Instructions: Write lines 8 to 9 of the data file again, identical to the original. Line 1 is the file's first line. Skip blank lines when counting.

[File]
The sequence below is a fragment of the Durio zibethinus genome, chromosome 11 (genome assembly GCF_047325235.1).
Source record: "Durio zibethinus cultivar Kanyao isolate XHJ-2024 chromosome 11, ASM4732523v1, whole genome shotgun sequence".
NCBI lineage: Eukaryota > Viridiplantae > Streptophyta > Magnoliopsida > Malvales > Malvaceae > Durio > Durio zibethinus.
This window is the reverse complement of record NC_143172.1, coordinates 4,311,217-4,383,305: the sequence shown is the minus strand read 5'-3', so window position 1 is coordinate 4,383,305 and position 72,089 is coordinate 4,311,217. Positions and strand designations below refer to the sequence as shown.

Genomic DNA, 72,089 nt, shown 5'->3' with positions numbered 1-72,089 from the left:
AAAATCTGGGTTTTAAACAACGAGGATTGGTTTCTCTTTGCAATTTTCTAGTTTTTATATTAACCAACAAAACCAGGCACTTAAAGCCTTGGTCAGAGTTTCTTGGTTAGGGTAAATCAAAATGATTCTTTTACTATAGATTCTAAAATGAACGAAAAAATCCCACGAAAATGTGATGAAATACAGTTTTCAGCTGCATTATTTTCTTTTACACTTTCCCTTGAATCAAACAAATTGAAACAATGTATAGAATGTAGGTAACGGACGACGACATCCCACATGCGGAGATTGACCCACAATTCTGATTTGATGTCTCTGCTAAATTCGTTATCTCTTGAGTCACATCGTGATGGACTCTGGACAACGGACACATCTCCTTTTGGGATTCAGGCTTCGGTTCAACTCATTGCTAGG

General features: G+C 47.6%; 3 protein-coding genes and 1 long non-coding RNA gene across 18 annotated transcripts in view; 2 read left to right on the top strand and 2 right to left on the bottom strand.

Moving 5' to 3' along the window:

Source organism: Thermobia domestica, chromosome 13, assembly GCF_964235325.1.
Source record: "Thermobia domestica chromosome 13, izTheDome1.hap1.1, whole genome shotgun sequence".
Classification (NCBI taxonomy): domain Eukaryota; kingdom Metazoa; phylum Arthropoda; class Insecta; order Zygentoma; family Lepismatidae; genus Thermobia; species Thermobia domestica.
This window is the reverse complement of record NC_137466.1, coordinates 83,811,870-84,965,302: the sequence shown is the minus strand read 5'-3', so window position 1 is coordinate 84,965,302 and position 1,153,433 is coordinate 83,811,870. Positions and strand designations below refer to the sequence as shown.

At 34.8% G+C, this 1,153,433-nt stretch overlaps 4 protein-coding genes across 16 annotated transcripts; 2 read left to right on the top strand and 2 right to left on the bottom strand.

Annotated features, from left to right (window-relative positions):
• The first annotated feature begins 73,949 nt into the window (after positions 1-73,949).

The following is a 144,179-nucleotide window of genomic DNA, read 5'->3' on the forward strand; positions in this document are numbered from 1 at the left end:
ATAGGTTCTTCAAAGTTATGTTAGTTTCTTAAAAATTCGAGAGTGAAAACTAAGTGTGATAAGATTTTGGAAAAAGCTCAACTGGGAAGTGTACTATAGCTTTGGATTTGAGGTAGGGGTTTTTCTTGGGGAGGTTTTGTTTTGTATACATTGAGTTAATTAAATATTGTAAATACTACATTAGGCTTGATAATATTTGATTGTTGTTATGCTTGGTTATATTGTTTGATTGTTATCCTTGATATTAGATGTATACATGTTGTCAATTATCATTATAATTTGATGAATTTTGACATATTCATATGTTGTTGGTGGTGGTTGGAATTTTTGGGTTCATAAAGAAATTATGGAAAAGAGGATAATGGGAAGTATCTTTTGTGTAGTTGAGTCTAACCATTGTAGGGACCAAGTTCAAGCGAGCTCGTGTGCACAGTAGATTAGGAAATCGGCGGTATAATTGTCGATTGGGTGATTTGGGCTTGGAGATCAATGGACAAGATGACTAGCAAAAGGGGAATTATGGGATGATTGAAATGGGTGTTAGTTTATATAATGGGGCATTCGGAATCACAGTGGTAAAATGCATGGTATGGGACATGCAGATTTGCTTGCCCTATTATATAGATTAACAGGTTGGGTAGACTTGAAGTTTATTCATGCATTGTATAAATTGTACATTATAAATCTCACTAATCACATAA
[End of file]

Moving 5' to 3' along the window:

Source organism: Thermobia domestica, chromosome 13, assembly GCF_964235325.1.